Russia Wants In, But EU Still Cold On Economic Ties


A NEW age in relations between Russia and the European Union began awkwardly.

After signing a declaration here on partnership and cooperation, Russian President Boris Yeltsin stood up with the document in hand, then hesitated: ``So, how are we going to do this,'' he asked his hosts - European Commission President Jacques Delors and EU Council President Jean Luc Dehaene - referring to the customary, photo-op exchange of documents and handshakes. The three officials with three documents appeared to pose protocol and logistical problems for Yeltsin.

A Three-Stooges-like moment of fumbling followed before the diplomatic trio started exchanging and shaking.

Last Thursday's signing ceremony may not be the last awkward moment for the EU and Russia as they try to ensure a peaceful and profitable coexistence in a new era. Both sides have differing views on the European continent's future look.

Mr. Yeltsin's first visit to EU headquarters in Brussels was intended to mark the signing of a treaty on economic and political cooperation. But the two sides could not conclude the pact, due in large part to Russian reluctance to lift protections on its banking industry. The partnership declaration served as a substitute for the treaty, as European leaders wanted to give Yeltsin something for his domestic audience on the eve of Russia's pivotal parliamentary elections yesterday. The document commits both sides to continuing ``the process of deepening and expanding their mutual relations.''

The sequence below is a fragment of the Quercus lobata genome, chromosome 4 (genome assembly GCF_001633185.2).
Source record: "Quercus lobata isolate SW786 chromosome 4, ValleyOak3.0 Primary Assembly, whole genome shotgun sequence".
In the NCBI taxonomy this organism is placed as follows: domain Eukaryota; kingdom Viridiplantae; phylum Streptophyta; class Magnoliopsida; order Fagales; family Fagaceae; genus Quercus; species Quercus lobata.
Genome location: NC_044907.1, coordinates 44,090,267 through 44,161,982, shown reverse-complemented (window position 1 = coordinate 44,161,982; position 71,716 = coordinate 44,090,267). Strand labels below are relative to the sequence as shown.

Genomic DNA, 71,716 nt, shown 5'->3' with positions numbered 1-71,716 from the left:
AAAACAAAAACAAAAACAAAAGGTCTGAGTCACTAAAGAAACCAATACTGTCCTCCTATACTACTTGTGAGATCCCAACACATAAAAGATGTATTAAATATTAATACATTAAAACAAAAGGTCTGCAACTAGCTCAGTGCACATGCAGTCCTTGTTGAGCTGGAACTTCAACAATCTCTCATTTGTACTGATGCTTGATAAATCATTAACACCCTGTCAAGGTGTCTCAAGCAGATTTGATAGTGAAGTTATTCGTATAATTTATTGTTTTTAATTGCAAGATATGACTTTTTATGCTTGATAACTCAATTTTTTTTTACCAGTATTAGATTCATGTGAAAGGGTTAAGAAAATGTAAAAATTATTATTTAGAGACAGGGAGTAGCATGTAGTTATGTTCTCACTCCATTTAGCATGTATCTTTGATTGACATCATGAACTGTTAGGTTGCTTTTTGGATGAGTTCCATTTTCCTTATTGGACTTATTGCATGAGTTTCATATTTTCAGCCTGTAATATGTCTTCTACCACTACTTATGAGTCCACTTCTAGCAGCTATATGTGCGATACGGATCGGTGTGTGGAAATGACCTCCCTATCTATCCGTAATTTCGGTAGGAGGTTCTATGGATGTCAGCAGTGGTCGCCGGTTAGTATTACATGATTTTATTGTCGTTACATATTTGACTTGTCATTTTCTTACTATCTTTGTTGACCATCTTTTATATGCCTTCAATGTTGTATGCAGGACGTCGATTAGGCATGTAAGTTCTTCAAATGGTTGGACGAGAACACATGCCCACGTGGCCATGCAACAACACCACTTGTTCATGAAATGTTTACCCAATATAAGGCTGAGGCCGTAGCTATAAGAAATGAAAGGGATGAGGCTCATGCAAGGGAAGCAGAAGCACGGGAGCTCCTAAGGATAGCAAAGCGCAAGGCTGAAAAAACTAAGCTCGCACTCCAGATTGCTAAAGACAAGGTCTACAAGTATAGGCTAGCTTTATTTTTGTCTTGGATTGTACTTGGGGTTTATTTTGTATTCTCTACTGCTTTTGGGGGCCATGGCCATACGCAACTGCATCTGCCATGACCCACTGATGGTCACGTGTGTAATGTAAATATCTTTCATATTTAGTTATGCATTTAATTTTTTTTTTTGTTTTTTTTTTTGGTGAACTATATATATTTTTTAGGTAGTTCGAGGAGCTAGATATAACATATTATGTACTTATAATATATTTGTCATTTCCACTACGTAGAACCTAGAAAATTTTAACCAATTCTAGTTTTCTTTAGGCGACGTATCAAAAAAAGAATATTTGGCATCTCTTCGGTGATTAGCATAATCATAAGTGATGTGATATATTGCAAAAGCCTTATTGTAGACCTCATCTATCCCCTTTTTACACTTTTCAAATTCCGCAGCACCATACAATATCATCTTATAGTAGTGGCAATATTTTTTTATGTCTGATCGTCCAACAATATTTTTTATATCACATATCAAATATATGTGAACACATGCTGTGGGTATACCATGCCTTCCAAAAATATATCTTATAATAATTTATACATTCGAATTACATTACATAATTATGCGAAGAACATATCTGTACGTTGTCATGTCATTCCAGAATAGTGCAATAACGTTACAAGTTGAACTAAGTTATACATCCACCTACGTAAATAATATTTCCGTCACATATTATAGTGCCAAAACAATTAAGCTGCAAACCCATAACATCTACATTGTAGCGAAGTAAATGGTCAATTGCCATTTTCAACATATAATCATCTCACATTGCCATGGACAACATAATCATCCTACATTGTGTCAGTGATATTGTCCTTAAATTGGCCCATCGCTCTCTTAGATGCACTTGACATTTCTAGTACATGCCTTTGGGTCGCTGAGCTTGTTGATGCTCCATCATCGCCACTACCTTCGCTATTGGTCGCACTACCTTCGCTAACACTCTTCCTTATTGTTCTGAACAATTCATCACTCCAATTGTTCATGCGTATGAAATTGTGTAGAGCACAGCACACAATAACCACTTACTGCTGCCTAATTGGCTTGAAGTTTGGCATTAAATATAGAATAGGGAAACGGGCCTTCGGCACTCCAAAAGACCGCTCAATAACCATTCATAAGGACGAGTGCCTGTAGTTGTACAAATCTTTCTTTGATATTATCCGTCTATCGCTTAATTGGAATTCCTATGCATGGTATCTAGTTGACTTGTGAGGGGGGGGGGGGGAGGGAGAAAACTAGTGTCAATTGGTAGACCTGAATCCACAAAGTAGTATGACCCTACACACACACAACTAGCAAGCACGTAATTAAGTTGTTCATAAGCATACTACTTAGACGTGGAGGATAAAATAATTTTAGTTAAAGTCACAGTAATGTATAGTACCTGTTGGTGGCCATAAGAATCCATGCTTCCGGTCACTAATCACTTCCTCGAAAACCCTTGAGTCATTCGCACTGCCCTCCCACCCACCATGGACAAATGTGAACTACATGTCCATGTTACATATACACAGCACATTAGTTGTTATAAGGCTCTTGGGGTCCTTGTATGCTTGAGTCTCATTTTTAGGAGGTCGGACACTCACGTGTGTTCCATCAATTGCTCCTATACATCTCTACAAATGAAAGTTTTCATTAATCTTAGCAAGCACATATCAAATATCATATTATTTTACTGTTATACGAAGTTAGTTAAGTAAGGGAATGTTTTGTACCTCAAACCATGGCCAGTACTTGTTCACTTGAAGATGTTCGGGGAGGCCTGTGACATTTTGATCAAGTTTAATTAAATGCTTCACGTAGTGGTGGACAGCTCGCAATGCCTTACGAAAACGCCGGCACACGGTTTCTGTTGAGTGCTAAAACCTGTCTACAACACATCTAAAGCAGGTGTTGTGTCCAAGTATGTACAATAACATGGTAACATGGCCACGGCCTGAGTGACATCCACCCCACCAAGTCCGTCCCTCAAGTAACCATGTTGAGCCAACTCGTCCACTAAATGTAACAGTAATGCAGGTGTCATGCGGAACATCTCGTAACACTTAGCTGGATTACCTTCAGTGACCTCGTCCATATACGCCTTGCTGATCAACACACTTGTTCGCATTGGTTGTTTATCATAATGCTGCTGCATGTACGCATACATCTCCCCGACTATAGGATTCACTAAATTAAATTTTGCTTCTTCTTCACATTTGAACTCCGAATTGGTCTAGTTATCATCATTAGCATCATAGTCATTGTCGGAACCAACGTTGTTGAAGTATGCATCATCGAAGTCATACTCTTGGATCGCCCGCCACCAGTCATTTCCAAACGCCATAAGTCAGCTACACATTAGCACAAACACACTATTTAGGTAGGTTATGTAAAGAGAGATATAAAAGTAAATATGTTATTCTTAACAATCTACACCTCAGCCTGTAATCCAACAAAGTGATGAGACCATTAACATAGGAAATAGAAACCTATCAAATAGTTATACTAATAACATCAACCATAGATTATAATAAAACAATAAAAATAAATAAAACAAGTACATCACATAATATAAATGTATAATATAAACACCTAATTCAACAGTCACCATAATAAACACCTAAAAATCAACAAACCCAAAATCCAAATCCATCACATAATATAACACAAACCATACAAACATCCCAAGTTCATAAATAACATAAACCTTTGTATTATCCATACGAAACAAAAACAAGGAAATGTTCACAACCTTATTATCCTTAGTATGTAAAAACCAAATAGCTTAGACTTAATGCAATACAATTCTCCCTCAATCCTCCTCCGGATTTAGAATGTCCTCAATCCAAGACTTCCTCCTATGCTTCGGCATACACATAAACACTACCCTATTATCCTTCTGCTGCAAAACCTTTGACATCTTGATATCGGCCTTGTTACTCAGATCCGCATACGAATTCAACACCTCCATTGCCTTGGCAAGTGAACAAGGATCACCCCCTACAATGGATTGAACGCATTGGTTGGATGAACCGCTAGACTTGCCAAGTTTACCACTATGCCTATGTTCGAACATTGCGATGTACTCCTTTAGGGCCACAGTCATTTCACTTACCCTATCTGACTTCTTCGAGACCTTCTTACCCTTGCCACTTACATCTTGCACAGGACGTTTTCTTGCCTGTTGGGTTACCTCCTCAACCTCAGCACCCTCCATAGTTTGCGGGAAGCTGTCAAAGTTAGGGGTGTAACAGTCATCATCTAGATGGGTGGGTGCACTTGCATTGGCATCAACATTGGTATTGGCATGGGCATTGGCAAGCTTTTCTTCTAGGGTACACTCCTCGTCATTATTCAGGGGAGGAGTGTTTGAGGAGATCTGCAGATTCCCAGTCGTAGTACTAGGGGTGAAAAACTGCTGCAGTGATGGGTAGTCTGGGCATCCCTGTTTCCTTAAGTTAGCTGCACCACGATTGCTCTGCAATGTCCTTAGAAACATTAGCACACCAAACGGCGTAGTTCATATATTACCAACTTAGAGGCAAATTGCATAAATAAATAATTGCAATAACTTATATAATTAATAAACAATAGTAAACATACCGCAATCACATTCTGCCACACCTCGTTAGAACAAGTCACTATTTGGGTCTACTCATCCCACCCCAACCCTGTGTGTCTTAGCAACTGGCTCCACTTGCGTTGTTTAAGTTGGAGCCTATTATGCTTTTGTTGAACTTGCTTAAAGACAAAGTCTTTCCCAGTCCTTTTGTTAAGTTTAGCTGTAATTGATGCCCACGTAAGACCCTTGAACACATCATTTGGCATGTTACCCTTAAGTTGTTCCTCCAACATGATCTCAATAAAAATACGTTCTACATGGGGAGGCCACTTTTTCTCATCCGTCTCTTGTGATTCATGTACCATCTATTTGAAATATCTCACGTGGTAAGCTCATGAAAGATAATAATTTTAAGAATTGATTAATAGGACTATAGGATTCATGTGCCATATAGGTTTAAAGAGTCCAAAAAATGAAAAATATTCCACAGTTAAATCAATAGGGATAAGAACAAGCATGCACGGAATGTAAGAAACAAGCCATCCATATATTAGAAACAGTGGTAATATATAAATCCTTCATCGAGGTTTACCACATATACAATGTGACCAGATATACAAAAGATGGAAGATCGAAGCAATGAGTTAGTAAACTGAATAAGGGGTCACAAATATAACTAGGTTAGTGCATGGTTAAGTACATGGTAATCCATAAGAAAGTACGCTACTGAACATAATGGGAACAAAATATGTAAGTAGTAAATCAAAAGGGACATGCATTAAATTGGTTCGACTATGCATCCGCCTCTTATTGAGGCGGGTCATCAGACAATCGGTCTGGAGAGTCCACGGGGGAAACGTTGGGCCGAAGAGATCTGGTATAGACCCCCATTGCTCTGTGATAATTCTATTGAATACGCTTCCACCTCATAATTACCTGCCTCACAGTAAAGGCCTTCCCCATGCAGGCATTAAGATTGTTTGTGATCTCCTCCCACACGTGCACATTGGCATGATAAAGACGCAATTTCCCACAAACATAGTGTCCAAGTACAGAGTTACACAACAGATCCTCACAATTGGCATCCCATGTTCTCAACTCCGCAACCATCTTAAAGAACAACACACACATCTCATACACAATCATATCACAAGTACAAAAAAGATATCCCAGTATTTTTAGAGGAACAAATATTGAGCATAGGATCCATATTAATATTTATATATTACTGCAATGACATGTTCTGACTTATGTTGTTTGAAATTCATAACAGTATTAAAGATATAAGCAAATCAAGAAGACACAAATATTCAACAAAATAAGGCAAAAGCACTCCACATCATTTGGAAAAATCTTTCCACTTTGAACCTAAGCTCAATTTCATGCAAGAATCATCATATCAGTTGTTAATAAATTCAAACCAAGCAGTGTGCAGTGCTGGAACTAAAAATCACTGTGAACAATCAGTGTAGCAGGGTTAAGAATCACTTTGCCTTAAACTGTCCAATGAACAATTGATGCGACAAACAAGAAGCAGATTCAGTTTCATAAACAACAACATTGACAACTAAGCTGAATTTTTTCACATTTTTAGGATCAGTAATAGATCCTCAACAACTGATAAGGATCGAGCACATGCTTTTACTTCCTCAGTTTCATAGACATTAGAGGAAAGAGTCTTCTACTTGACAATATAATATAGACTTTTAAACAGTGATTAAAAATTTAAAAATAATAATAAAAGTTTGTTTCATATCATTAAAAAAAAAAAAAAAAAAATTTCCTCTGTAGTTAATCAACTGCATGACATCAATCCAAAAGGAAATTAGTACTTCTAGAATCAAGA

Where the declaration leads, however, is open to interpretation. In the eyes of EU officials, the declaration is a recognition that Russia plays a vital role in European security, and thus deserves special trading privileges with the highly protectionist European Union. But EU officials stressed they did not envisage granting Russia eventual membership in the organization.

Mr. Yeltsin appeared to see things differently. In his statement at the signing ceremony, he made it clear that Russia sought full integration into the European economic system.

``We want to overcome discrimination against Russia. Russia seeks equal rights,'' Yeltsin said. He also compared the signing of declaration to the fall ``of a second Berlin Wall.''

The other contentious issue between Western Europe and Russia concerns the fate of the former Soviet-allied nations of Eastern Europe. Many Eastern European nations are pushing for closer membership in the EU and NATO, saying their hard-fought independence is threatened by Russian political instability.

During a meeting with NATO Secretary-General Manfred Woerner Thursday, Yeltsin repeated Russia's opposition to allowing Eastern European nations full membership in NATO, saying Moscow would view such a move as a threat to Russian security. Mr. Woerner replied that Russia did not have a right to veto NATO membership decisions.

The extent of the differing attitudes was most apparent at a dinner Thursday night attended by Yeltsin and European leaders. During what some EU officials described as a ``rather tense discussion,'' Yeltsin harshly criticized EU aid efforts to Russia, and said that if Eastern European nations were admitted to NATO, then Russia also must become a member.

EU officials said overcoming the differences depends on Russia. ``We are of the best will, and a lot depends on Russia's capacity to implement the declaration,'' a EU spokesman said. ``If there have been delays or problems in the past, they haven't come from the Community [EU] side.''

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